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As Japan kicks off wage talks, policymakers face heat for ‘bad’ inflation -Breaking


© Reuters. FILE PHOTO – Bank of Japan Governor Haruhiko Kuroda departs after attending a press conference held at Tokyo’s BOJ Headquarters on July 30, 2019. REUTERS/Kim Kyung-Hoon

By Leika Kihara and Tetsushi Kajimoto

TOKYO, Reuters – Japan’s annual wage negotiations began Tuesday. Policymakers tried to minimize the possibility that rising raw materials prices might be fueling “bad inflation”, where rising wages don’t rise enough to cover the increasing cost of living.

Fumio Kishhida, the Prime Minister, blamed rising global commodity prices for recent price increases. He stressed that it was important to increase wages and incomes in order to ensure solid economic growth.

Kishida said Tuesday to parliament that “it’s desirable create an environment where companies can pass along rising costs and raise salaries, so increasing consumption spurs economic development and inflation.”

Haruhikokuroda, Bank of Japan governor, stressed wage rises in order to counter any inflationary trend.

We remain alert to the possibility that prices could rise before wages start to rise or to how rising raw material costs might affect smaller businesses. He said that while we must be vigilant to these risks and maintain our current easy-monetary policy, he also spoke at the parliament session.

As the main business lobby and the unionists started annual spring wages negotiations, which are expected to end in March, the policymakers made these remarks.

Japan is facing high inflation due to rising input costs, weak yen and depressed political opposition.

According to the premier, it is difficult to define what constitutes “good” and “bad” inflation. He declined to give a date when Japan might achieve that type of inflation.

BOJ’s Kuroda claimed that Japan does not experience an “abnormally low” yen. He was responding to the notion that Japan’s falling currency value was responsible for high living expenses.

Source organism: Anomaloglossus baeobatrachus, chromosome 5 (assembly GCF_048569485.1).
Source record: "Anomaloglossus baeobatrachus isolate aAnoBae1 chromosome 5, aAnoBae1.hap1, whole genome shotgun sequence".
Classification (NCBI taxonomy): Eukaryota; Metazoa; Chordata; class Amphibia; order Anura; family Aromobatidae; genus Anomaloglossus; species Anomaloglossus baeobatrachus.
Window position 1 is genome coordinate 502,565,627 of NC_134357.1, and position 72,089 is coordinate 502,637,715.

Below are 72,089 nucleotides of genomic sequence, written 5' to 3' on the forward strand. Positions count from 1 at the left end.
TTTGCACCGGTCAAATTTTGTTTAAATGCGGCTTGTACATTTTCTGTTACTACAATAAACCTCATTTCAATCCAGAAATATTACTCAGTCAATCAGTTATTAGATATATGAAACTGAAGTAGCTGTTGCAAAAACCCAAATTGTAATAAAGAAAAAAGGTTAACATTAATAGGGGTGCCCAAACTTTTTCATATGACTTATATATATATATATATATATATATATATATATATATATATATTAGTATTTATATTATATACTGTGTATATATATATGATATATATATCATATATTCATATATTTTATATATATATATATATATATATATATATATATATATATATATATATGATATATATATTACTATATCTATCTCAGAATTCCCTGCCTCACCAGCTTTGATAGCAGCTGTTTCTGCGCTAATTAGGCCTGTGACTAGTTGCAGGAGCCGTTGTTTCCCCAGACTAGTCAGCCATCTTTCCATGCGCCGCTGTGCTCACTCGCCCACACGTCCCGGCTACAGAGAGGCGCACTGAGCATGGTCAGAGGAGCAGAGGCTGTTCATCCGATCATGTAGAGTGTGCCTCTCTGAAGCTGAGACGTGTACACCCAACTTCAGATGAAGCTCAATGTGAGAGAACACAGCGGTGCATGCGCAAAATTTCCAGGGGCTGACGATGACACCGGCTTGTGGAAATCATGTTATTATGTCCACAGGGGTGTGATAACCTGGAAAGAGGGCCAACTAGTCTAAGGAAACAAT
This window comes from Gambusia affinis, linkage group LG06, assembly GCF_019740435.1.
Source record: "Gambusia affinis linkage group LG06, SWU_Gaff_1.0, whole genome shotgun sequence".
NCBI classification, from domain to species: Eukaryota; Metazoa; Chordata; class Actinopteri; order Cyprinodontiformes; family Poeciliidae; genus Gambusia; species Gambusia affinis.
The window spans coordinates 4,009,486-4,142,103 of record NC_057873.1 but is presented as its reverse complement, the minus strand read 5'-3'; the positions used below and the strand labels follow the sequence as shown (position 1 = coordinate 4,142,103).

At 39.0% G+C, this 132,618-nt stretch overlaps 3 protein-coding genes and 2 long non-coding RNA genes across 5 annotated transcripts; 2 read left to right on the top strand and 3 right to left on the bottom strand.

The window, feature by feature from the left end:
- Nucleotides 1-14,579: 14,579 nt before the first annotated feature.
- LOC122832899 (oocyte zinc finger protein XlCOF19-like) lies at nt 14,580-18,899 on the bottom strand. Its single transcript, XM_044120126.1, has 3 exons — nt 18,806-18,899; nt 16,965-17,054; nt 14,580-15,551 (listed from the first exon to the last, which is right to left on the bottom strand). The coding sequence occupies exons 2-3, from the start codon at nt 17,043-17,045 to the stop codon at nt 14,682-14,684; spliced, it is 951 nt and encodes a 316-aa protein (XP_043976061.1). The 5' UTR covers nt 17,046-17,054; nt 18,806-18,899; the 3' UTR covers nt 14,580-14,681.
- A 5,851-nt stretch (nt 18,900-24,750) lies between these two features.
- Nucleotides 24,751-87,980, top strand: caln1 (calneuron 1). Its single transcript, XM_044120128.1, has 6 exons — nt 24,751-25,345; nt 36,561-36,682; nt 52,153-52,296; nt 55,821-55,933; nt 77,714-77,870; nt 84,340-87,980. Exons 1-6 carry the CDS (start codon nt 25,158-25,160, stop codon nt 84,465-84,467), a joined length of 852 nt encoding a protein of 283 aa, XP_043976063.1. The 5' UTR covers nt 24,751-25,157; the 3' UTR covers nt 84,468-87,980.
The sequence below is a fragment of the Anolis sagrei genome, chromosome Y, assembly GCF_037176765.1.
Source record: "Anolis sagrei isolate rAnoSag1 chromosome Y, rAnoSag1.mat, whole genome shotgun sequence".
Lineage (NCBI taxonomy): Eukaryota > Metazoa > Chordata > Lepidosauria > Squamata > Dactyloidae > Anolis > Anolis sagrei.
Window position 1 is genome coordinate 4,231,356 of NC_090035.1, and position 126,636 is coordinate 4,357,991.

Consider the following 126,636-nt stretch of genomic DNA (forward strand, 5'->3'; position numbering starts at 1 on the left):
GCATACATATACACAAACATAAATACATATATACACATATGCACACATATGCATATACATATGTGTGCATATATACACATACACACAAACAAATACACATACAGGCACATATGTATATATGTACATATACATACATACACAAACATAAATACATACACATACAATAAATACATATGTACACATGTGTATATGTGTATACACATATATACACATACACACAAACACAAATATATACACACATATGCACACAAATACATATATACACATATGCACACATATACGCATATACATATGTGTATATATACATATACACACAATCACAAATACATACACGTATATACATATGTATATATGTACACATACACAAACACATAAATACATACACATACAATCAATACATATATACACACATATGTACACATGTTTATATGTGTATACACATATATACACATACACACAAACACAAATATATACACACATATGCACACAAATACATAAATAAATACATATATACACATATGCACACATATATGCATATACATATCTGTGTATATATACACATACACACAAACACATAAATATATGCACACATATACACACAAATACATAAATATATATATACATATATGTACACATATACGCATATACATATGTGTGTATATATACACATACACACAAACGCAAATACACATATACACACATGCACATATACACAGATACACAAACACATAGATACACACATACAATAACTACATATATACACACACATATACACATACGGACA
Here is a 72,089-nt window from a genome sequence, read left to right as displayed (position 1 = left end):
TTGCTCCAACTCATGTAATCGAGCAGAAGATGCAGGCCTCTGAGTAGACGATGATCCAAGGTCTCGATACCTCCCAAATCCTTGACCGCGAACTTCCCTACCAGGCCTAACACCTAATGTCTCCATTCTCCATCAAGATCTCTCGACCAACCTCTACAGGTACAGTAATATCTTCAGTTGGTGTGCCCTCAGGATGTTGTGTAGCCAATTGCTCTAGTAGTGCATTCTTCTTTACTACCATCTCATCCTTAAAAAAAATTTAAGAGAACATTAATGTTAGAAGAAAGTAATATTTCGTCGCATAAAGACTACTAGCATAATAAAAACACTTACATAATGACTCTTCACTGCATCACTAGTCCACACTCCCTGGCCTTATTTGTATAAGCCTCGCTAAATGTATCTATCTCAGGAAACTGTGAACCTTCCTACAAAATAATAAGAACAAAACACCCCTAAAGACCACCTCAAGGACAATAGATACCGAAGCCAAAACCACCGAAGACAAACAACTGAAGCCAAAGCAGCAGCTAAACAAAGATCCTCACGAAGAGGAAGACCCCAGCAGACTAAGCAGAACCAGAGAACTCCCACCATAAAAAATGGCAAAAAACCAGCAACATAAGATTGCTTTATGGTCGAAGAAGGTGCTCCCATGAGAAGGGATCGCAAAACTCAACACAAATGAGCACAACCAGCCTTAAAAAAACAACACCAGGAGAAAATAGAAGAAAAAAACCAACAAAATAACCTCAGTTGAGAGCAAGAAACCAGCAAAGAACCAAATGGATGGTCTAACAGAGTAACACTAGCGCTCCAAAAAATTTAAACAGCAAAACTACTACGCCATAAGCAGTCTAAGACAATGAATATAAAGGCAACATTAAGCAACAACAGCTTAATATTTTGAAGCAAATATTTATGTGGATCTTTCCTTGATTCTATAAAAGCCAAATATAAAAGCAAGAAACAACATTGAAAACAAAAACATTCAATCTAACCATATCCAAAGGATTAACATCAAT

The key is wage growth to determine whether or not the central bank can sustainly push inflation up to the 2% target. It also holds the key for Kishida’s promise to incite a positive cycle of wealth distribution and growth.

However, it is not certain if companies will listen to Kishida’s request for higher wages.

Japan’s most powerful business lobby Keidanren resisted Kishidas demands for uniform wage rises of at least 3% from profitable companies.

Masakazu Tokura, chairman of Keidanren said Tuesday that companies should set their wages in line with their situation. The fallout from COVID-19 has made profits uneven across sectors.

Tokura explained that the “K-shaped recovery” in the prolonged pandemic has made it more critical than ever before for companies to adapt their responses according to their specific circumstances.

Japan is not immune from the effects of commodity inflation. With wholesale prices increasing at an unprecedented pace, pushing more companies to increase prices. This has already changed public perceptions that low inflation for decades will continue.

In December core consumer inflation was 0.5%, which is well under the BOJ’s target of 2%. This could be due to cuts in cellphone fees, which offset some the rise from higher electricity bills and increased food prices.

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